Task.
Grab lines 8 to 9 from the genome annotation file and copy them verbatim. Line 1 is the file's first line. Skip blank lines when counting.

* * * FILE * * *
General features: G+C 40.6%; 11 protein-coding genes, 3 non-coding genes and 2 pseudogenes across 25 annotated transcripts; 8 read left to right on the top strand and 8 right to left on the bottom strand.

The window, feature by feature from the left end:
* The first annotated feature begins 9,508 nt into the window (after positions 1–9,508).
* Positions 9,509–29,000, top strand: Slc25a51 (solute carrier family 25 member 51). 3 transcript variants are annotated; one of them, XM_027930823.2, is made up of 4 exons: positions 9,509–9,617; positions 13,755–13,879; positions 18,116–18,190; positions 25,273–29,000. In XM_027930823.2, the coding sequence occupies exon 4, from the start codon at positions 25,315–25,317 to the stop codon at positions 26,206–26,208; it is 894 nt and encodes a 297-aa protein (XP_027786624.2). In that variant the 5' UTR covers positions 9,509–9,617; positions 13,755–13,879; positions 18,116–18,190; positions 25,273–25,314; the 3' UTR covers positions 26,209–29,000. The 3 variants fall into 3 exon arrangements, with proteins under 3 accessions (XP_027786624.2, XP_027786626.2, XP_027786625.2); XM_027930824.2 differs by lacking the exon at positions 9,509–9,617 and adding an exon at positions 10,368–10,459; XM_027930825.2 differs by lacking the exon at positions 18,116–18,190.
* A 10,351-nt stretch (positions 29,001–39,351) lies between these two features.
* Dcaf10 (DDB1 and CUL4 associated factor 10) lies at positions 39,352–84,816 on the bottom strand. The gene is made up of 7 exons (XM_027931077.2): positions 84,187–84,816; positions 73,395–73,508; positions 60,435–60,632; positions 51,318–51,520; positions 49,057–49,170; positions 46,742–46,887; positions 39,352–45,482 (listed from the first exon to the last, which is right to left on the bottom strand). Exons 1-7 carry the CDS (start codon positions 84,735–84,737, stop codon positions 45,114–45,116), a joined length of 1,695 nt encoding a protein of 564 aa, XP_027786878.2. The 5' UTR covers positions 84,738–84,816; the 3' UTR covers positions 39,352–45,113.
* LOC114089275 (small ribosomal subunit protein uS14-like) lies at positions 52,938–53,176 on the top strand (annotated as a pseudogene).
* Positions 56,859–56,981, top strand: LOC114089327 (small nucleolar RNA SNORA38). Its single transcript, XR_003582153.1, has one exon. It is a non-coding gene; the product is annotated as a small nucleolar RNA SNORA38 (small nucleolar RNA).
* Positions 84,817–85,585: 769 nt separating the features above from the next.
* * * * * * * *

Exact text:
* Positions 56,859–56,981, top strand: LOC114089327 (small nucleolar RNA SNORA38). Its single transcript, XR_003582153.1, has one exon. It is a non-coding gene; the product is annotated as a small nucleolar RNA SNORA38 (small nucleolar RNA).
* Positions 84,817–85,585: 769 nt separating the features above from the next.